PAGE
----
Botswana’s best bargains are handicrafts, and you’ll find a variety. Look especially for hand-woven baskets made from the fronds of the real fan palm, Hyphaene petersiana, and the many different handicrafts of the San, like jewellery made from ostrich eggshells.
There’s usually a divide between the simpler outlets, perhaps direct from the producers, and the more stylish, well-located shops which often have the best pieces, but invariably charge the highest prices.
If you’re starting or ending your trip in Livingstone, then don’t miss the curio stalls near the border post to Victoria Falls. This is one of the region’s best places for carvings (though expect to bargain hard here). Other places to include would be the Babomoso Basketry Co-op in Shorobe, for excellent baskets direct from the makers, and the smaller shop in Gumare. Ghanzi has a superb shop, Ghanzi Craft, for bushman crafts – although it was closed for some time, it is highly likely that it will reopen.
There are plenty of shops at the more stylish end of the spectrum, especially in Maun, and many lodges have small shops selling curios. (Ask them if the staff or a local village makes these – and if they do, then buy some to support the initiative!)
In the main towns, notably Maun, Kasane and Francistown, there are large supermarkets with extensive ranges of high-quality, mostly imported foods. Of these, the Shoprite store in Maun (part of a large southern African chain) is probably the best example in the area. Here you’ll find most everyday foodstuffs that you’d want, and a lot more besides. If they have weaknesses compared to the supermarket back home, it’s probably in the fresh food and vegetable section, where the logistics of transport can often make for a smaller selection than you might expect.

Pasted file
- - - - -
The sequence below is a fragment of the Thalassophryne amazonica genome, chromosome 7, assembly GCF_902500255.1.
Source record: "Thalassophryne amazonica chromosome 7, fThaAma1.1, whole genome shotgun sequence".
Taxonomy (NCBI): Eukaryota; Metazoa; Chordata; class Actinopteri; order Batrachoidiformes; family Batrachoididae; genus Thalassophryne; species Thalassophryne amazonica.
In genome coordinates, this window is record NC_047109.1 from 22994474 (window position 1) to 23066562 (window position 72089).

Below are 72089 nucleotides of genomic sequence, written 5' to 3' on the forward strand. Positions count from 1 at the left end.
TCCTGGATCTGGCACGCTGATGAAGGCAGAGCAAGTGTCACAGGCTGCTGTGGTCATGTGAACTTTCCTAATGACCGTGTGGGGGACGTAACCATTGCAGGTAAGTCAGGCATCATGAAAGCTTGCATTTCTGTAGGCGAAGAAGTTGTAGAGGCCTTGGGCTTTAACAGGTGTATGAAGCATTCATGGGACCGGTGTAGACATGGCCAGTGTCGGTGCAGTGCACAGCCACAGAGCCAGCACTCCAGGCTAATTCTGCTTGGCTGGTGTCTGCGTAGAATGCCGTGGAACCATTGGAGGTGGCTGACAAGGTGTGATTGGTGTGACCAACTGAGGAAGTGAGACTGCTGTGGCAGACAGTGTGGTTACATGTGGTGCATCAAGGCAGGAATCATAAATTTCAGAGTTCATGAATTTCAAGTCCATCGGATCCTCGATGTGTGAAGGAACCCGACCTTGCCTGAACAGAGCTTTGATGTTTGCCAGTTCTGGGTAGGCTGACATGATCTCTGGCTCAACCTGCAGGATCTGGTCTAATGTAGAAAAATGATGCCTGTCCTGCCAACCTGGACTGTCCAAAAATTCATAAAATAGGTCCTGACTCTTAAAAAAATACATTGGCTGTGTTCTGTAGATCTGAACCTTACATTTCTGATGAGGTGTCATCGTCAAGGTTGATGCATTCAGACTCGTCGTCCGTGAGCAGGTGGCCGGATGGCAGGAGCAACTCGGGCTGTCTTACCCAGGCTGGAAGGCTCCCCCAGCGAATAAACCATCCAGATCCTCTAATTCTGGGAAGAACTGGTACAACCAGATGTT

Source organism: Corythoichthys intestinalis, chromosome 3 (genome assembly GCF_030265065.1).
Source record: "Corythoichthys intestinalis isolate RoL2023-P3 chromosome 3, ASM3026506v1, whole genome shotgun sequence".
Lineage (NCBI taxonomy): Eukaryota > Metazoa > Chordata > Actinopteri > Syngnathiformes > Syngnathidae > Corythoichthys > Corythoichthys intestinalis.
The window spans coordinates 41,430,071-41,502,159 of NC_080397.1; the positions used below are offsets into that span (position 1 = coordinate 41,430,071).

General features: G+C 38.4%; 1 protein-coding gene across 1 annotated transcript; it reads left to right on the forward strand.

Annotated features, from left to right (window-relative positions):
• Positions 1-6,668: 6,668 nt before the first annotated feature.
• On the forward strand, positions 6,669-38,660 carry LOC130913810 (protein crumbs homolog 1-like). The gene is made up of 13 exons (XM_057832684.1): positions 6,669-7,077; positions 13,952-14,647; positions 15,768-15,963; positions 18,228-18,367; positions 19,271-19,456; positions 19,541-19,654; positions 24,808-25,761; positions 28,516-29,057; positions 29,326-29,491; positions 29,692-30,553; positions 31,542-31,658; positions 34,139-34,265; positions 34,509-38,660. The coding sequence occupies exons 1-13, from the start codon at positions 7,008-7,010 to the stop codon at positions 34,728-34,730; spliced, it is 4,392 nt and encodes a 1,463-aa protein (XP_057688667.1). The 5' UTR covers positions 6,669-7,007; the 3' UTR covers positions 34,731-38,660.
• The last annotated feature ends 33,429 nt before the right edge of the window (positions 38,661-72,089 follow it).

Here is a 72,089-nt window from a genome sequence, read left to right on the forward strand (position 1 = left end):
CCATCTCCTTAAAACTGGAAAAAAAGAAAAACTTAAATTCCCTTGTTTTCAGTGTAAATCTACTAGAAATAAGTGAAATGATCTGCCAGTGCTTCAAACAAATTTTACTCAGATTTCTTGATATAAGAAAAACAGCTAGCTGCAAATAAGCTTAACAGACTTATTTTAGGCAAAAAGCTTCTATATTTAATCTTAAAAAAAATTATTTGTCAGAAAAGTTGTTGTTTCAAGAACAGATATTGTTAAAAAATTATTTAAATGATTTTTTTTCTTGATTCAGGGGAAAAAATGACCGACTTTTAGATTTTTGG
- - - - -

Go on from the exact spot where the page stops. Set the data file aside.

It’s usually best to stock up with food at these main centres, as away from them the range will become sparser. Expect villages to have just a bottle stall, selling the most popular cool drinks (often this excludes ‘diet’ drinks), and a small shop selling bread, staples like rice, and perhaps a few tinned and packet foods. Don’t expect anything refrigerated.
Mon-Fri 0800-1800; Sat 0830-1300.
Mon-Fri 0900-1530; Sat 0815-1045. Most banks work these core hours with occasional regional differences.
Pula (P) = 100 thebe. Notes are in denominations of P100, 50, 20 and 10. Coins are in denominations of P5, 2 and 1, and 50, 25, 10 and 5 thebe.
Various gold and silver coins were issued to mark the country’s 10th anniversary of independence, and are still legal tender.
Money should be exchanged in banks at market rates. There are four main commercial banks in the country (Barclays Bank of Botswana, First National Bank, Stanbic Bank Botswana and Standard Charted Bank) with branches in major towns and villages. Owing to limited facilities in small villages, it is advisable to change money at the airport or in major towns, where credit card cash advances may also be available. There are also Exchange Bureaus at major border posts.
Credit and debit cards
American Express, Diners Club, MasterCard and Visa are widely accepted. Check with your credit or debit card company for details of merchant acceptability and other services which may be available.
To avoid additional exchange rate charges, travelers are advised to take traveller’s cheques in US Dollars or Pounds Sterling. Traveller’s cheques are accepted in large cities but with a high surcharge.
There are no restrictions on the import of local or foreign currencies, provided declared on arrival. Export of local currency is limited to P50 and foreign currencies up to amount declared on arrival.